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Wednesday, June 23, 2004

Just wanted to let folks know about an excellent e-mail I received from Pinhead Productions, Bill Griffith's outfit:

To receive a new Zippy strip every day----FREE---in your email, just go to:

and click on the "subscribe" link near the top of the Zippy Home Page.
The strip you will receive is on a one-day delay to avoid competition with newspapers.
Your address will not be sold or given to anyone.

To my mind, we need all the Zippy (and all the Clinton--George, that is) we can get to get us through the next four months.


Looked in my calendar today and discovered that I'd accidentally blown off a meeting with colleagues yesterday. Guess I was thinking it was next week.

Apologies, Alliance people.

House update: as Jen suggested in an e-mail she sent to many of you last night, it's time for "pain and paint" around the place.

The "paint" part is simple. There are a few rooms that could use a new coat: family room in the basement, kitchen, the two bedrooms and bathroom on the second floor. That's most of them, really.

It isn't that the colors are horrible; mostly it's a boring neutral off-white. But they obviously haven't been painted in a while, so it's time for a fresh coat. Jen's going to do a sage color in the kitchen, similar to what we had in our old living room, but lighter. Upstairs in Lisa's room, we're thinking about doing a deep blue or even a purple. The rest, who knows? We'll have to decide as we go along, I suppose.

The "pain" is fairly extensive. It's a lot of little stuff: there's a leak in the pipe that connects the sink to the ice maker in the fridge, and another one in the pipe that feeds the faucet outside. That one makes me particularly mad, since we asked the former owners to fix it, and even a cursory check would have shown it wasn't. The result: a mini-flood in the basement, and another wall that needs to be repainted. It goes on: the curtain rod in the shower upstairs needs to be replaced. We need some new blinds, curtains, a rug for the living room. The carpet on the second floor desperately needs to be replaced. The air ducts probably need to be cleaned, and the central air unit serviced. The stove needs to be replaced. We've already fixed the dishwasher, which had come out of its moorings to the countertop. Took me about ten minutes to do, and a lot of wondering what the former owners did with their time.

The outside is its own category: we weeded two flowerbeds, and came up with four big boxes of yard waste to be hauled away. Then we started in on a couple of overgrown bushes, and now we've got a parking space filled with more leafy trash. The tree in the front yard needs pruning, the bushes along the side of the house need to be trimmed, and there are shrubs around a raised square in the back yard that just plain need to come out. The lawn is filled with clover, dandelions and other weeds, and the sidewalks need to be edged something fierce. As much as I complain about this part of the work, though, I actually love it. I am now the proud owner of an old-fashioned reel mower (people-powered, I like to say), which is quiet and pleasant to use. And there's nothing I like more than puttering in the flowerbeds, pulling out weeds and making sure the plants have enough water. I swear I'm turning into my grandfather, minus the Kools and standoffish demeanor.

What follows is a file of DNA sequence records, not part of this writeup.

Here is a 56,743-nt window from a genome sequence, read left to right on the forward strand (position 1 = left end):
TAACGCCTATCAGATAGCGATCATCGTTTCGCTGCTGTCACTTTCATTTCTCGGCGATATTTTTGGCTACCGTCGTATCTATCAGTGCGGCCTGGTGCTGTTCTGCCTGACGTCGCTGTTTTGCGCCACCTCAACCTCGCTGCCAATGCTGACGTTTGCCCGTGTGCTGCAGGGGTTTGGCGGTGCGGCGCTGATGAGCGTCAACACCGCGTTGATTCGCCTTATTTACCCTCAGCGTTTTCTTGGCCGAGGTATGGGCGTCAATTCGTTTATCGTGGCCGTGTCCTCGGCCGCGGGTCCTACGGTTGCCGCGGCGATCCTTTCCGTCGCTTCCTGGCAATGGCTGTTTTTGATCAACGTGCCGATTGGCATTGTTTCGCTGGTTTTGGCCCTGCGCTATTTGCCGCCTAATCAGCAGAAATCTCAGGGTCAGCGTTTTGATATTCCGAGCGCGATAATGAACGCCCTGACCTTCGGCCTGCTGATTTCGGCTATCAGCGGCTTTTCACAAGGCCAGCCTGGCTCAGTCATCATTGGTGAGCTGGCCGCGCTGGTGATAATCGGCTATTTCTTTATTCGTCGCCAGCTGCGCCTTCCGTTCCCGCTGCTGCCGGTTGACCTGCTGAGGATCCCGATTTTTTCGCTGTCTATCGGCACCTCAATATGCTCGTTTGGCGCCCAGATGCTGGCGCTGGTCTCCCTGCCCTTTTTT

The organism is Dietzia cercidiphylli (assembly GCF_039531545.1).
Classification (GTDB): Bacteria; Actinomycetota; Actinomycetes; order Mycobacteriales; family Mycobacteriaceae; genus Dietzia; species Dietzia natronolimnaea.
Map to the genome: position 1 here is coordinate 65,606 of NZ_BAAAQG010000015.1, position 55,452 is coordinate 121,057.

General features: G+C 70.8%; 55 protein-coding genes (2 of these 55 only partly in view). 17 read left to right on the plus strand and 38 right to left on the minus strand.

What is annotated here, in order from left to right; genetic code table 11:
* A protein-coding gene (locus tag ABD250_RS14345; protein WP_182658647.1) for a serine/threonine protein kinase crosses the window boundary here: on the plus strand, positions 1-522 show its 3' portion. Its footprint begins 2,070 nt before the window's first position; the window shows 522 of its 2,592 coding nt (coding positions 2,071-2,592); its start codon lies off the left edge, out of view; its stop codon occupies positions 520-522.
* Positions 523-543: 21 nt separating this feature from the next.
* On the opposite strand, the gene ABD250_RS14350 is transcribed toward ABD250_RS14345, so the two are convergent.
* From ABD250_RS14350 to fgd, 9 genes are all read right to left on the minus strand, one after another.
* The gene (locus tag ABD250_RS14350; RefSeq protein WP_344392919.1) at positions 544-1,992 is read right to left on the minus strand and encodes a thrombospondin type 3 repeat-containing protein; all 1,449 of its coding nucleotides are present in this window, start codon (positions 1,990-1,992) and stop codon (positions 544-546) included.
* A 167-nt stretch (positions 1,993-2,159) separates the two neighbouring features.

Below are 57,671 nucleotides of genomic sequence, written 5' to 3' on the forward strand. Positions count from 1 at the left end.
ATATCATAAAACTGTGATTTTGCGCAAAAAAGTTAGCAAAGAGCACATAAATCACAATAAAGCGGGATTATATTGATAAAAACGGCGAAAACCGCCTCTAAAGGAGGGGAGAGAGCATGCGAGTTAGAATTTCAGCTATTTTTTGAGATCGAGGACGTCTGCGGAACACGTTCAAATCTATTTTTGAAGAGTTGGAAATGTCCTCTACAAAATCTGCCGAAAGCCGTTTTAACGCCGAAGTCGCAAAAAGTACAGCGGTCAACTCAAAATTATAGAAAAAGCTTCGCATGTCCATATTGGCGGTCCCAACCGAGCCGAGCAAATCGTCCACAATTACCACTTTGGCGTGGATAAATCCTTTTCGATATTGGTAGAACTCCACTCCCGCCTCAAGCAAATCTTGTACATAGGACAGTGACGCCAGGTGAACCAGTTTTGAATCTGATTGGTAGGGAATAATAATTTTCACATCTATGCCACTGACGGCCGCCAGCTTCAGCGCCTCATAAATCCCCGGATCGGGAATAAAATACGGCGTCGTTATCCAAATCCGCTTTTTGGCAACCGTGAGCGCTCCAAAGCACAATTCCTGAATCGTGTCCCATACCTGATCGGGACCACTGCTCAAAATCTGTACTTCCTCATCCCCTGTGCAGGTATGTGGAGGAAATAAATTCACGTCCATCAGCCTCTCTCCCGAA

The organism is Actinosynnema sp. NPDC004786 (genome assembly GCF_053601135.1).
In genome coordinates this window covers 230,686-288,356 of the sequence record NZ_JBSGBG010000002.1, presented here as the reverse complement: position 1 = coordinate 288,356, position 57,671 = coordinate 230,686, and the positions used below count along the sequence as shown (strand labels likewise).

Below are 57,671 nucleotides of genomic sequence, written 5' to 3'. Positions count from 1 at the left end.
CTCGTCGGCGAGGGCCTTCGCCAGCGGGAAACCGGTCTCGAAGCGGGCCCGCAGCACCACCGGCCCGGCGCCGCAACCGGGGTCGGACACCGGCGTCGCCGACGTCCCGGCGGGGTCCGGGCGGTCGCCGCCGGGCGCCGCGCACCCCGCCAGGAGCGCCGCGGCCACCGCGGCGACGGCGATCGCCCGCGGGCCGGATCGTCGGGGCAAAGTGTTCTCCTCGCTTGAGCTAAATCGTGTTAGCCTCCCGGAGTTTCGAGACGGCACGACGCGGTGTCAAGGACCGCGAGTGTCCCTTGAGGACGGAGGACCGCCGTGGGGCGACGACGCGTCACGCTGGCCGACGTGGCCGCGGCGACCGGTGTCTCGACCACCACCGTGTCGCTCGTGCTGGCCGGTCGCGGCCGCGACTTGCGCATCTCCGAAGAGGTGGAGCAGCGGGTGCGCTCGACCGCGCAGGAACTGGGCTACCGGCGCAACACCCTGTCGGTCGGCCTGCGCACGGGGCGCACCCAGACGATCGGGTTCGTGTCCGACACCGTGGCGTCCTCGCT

Maybe this is just something that happens when you hit thirty-five. The genes kick in; your hair gets thinner, your spare tire gets thicker, and you become obsessed with lawn care. My buddy John Cooper certainly is at his place down in Annapolis, though he has much better reason than I: his yard is covered by oaks and is in a low-lying, swampy area. Either he's going to be obsessed or he's not going to have a lawn.

As for me: my goal is simply perfection. I'm determined to have a great-looking yard, God knows why.

Well, in any case, the new place will keep us plenty busy for a while. As soon as we can get it into some kind of reasonable shape, we're going to throw a housewarming party. In September or so, the 'rents will be out to visit us. Pray that we can keep our eyes on the prize until then.

Less blogging, more stripping of wallpaper in the kitchen...

Tuesday, June 22, 2004

David Brooks is a tool. A fellow dkos poster noted in this diary David Brook's NYT column for today, entitled "A Matter of Faith."

Shorter version: Kerry needs to talk God if he's going to win the hearts and minds of the red states.

Longer version, gleefully stolen from my fellow poster:

A Matter of Faith

When Bill Clinton was 8, he started taking himself to church. When he was 10, he publicly committed himself to Jesus. As a boy, he begged his Sunday school teacher to take him to see Billy Graham. And as anybody watching his book rollout knows, he still exudes religiosity. He gave Dan Rather a tour of his Little Rock church, and talked about praying in good times and bad.

More than any other leading Democrat, Bill Clinton understands the role religion actually plays in modern politics. He knows Americans want to be able to see their leaders' faith. A recent Pew survey showed that for every American who thinks politicians should talk less about religion, there are two Americans who believe politicians should talk more.

And Clinton seems to understand, as many Democrats do not, that a politician's faith isn't just about litmus test issues like abortion or gay marriage. Many people just want to know that their leader, like them, is in the fellowship of believers. Their president doesn't have to be a saint, but he does have to be a pilgrim. He does have to be engaged, as they are, in a personal voyage toward God.

Clinton made this sort of faith-based connection, at least until he sullied himself with the Lewinsky affair. He won the evangelical vote in 1992, and won it again in 1996. He understood that if Democrats are not seen as religious, they will be seen as secular Ivy League liberals, and they will lose.

John Kerry doesn't seem to get this. Many of the people running the Democratic Party don't get it either.